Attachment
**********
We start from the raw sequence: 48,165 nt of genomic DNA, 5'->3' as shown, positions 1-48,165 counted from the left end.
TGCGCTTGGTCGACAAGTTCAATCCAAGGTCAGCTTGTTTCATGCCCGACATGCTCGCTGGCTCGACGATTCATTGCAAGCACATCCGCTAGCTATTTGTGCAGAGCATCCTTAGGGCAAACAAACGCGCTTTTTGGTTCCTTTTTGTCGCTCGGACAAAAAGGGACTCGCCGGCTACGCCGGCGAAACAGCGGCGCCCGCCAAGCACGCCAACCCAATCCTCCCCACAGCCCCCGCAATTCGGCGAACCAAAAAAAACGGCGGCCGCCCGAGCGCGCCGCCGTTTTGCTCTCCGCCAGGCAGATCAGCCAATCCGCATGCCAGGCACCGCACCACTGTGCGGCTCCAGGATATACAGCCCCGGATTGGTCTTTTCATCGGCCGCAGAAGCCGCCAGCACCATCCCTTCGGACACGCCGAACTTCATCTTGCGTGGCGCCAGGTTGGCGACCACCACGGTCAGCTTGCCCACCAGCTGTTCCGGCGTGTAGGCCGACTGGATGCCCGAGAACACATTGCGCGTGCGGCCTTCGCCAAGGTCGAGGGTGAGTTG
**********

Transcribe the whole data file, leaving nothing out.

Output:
We start from the raw sequence: 48,165 nt of genomic DNA, 5'->3' as shown, positions 1-48,165 counted from the left end.
TGCGCTTGGTCGACAAGTTCAATCCAAGGTCAGCTTGTTTCATGCCCGACATGCTCGCTGGCTCGACGATTCATTGCAAGCACATCCGCTAGCTATTTGTGCAGAGCATCCTTAGGGCAAACAAACGCGCTTTTTGGTTCCTTTTTGTCGCTCGGACAAAAAGGGACTCGCCGGCTACGCCGGCGAAACAGCGGCGCCCGCCAAGCACGCCAACCCAATCCTCCCCACAGCCCCCGCAATTCGGCGAACCAAAAAAAACGGCGGCCGCCCGAGCGCGCCGCCGTTTTGCTCTCCGCCAGGCAGATCAGCCAATCCGCATGCCAGGCACCGCACCACTGTGCGGCTCCAGGATATACAGCCCCGGATTGGTCTTTTCATCGGCCGCAGAAGCCGCCAGCACCATCCCTTCGGACACGCCGAACTTCATCTTGCGTGGCGCCAGGTTGGCGACCACCACGGTCAGCTTGCCCACCAGCTGTTCCGGCGTGTAGGCCGACTGGATGCCCGAGAACACATTGCGCGTGCGGCCTTCGCCAAGGTCGAGGGTGAGTTG